Wednesday, December 12, 2012

Indigo solves the Pzulze

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Earlier this week I was thrilled to launch a book about dyslexia. As a National Ambassador for the Year of Reading have spent the past twelve months telling anyone who would listen that they must read. That all reading matters, regardless of what you read, as long as you read. Blogs matter, magazines matter and even the sports pages, I’m told, matter. But in every conversation I had, to every audience addressed in all parts of the country, it was under the assumption that people could read, largely without effort. That many were already readers to some degree, but that the National Year of Reading would inspire them to read more, to encourage their family members and friends to read more, and that we would as Australians collectively, increasingly appreciate the value of reading in our lives every day.

When I read Indigo Wallace-Knight’s story Indigo Solves the Pzulze, I realised that while my role as an Ambassador this year was an important, and valid one, it did not take into account those with dyslexia who, rather than sharing the common joyful experience of reading, often experience a troublesome one. An experience which could at times lead to not only low levels of self-esteem and loneliness, but also bullying from those who are inconsiderate, unkind, and largely uneducated.

As an Indigenous Literacy Day Ambassador for many years, I have long been conscious of a whole group of Australians in our poorest areas, not only without access to beautiful resource like Indigo Solves the Puzlze, but also without the skills to read such books because of their own low literacy levels. The causes of illiteracy in remote Indigenous communities range from English being spoken as a second, third or fourth language, to
the fact that in remote communities there are no libraries as we know them here in the city. There are often no books in homes and in many instances a child might not even hold a book before going to school. Alarmingly, 70% of Indigenous children in remote communities suffer from chronic Otitis Media, a serious middle ear disease that can cause permanent hearing loss and inhibit language and literacy development.

We have a question that we pose to audiences when we talk about the Indigenous literacy. And that is: Can you imagine a world without books? Most of us can’t. But today, I could pose a different question, can you a imagine a world where instead of seeing words that formed sentences, you saw, ‘jumbled shapes’ – just like Indigo mentions in her story.

For those of us who may take our reading ability for granted, take a minute to think about that. Every time you went to read a sentence or word all you saw was jumbled shapes.

When we talk about literacy, many of us immediately think of our capacity to read books. And the joy that book bring into our lives. They can help us to escape to another country, galaxy and time. They can inform, engage and educate us. They can hold a mirror up to who we are as individuals and as a nation.

But literacy is far more basic than that. The ability to read keeps us safe because it allows us to read warning signs, to read directions of where to go and where not to go. It helps us read labels on products that we eat, or shouldn’t eat. Not being able to read means we rely on other people to make decisions for us often in key areas of our lives. I can’t think of anything more disempowering than that.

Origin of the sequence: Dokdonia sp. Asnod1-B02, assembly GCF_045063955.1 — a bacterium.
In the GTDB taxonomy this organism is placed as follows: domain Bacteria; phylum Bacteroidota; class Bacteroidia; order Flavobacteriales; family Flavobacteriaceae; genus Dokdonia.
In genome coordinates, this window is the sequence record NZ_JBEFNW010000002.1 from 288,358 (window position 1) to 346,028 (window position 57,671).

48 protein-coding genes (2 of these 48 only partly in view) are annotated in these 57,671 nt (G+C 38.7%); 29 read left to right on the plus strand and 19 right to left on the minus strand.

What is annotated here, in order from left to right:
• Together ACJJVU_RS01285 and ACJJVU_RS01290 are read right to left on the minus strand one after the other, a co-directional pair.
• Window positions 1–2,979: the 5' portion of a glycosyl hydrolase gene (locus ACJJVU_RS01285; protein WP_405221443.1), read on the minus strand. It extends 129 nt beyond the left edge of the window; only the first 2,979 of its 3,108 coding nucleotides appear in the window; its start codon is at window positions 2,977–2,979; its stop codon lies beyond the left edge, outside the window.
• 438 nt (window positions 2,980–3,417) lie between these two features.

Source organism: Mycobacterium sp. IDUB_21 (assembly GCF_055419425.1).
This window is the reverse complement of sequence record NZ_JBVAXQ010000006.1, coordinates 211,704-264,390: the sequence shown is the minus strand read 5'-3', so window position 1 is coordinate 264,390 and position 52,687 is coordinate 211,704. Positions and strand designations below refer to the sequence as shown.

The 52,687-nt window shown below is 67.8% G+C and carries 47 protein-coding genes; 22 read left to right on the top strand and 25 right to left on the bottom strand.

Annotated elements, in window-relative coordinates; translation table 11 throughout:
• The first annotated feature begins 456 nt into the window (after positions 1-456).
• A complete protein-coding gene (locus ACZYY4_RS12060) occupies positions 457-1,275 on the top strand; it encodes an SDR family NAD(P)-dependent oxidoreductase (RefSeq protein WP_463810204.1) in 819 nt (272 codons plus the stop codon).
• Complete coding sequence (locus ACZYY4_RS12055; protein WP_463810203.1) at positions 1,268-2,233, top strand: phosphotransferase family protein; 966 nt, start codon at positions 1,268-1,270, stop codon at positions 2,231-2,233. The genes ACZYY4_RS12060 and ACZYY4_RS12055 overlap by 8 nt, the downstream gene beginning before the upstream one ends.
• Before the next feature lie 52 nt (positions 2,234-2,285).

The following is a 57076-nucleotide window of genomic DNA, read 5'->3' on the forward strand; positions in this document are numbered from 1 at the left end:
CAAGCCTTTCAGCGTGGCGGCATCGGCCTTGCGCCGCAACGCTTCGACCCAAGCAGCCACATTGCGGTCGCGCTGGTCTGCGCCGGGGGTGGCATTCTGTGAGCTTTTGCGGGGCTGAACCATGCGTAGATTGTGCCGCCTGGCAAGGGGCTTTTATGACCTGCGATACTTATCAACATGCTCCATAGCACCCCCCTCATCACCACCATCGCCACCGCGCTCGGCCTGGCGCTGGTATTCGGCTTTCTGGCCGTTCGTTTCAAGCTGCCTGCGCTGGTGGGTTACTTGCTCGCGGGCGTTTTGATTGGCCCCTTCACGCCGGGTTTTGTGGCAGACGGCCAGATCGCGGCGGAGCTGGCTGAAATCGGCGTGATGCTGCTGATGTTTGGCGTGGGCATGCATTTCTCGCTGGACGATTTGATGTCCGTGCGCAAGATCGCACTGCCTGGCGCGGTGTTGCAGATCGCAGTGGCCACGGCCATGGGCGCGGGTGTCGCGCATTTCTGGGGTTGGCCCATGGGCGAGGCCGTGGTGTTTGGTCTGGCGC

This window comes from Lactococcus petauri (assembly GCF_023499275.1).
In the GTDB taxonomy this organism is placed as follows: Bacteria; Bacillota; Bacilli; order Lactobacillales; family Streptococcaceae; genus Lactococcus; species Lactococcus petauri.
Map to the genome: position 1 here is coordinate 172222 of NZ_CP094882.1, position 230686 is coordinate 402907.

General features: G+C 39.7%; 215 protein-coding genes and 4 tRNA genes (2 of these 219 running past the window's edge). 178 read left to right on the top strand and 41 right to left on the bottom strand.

The development of English literacy skills is important for the life opportunities of Indigenous children and youth generally. Literacy provides them with 'the necessary skills to interact within mainstream society and avail themselves of the broadest range of civic, social, educational and employment possibilities'. (Mellor and Corrigan, 2004)



Indigo Solves the Pzulze was a gentle reminder to me of those in our society who do not necessarily enjoy all that they should, all that they could were they appropriately assisted with their literacy development.

Her story at school as a ten-year-old highlights just one of the literacy challenges in kids especially in girls – and we know that quite often the focus is on for boys.

Indigo’s own experience as documented here in text by Wendy Fitzgerald and vivid illustrations by 17 year old Sophie Norsa, shows that there is also practical support for young people with literacy challenges associated with dyslexia. Knowing there is someone to help make it easier, no doubt will put many young minds – and those of parents – to rest.

Most importantly I think Indigo’s story makes it clear that dyslexia does not equal dumb and it does not effect the way one plays sport, dances, maintains friendships or carries out other every day activities. The story also flags that even famous people have dyslexia and so I went to Dyslexia.com and found the names of some of the many talented and accomplished individuals who are dyslexic, or who have traits associated with dyslexia or related learning styles. 

 

Some of you may be surprised to learn they include Albert Einstein, Orlando Bloom, Harry Belafonte, Andy Warhol, William Yates, Stephen Spielberg, and Sir Richard Branson – I’d be hitting him up for some money!

 

I’d applaud Indigo for taking her scarring bullying experience and turning it into a positive one, not only for herself, but also for others like her, of which there are many, not only here in Australia but around the world. I’m grateful that the Indigo Express Fund partners with the National Centre of Indigenous Excellence to deliver literacy assessments and tutoring for Indigenous young people.


I urge you all to buy multiple copies Indigo Solves the Pzuzle  today for Christmas presents!

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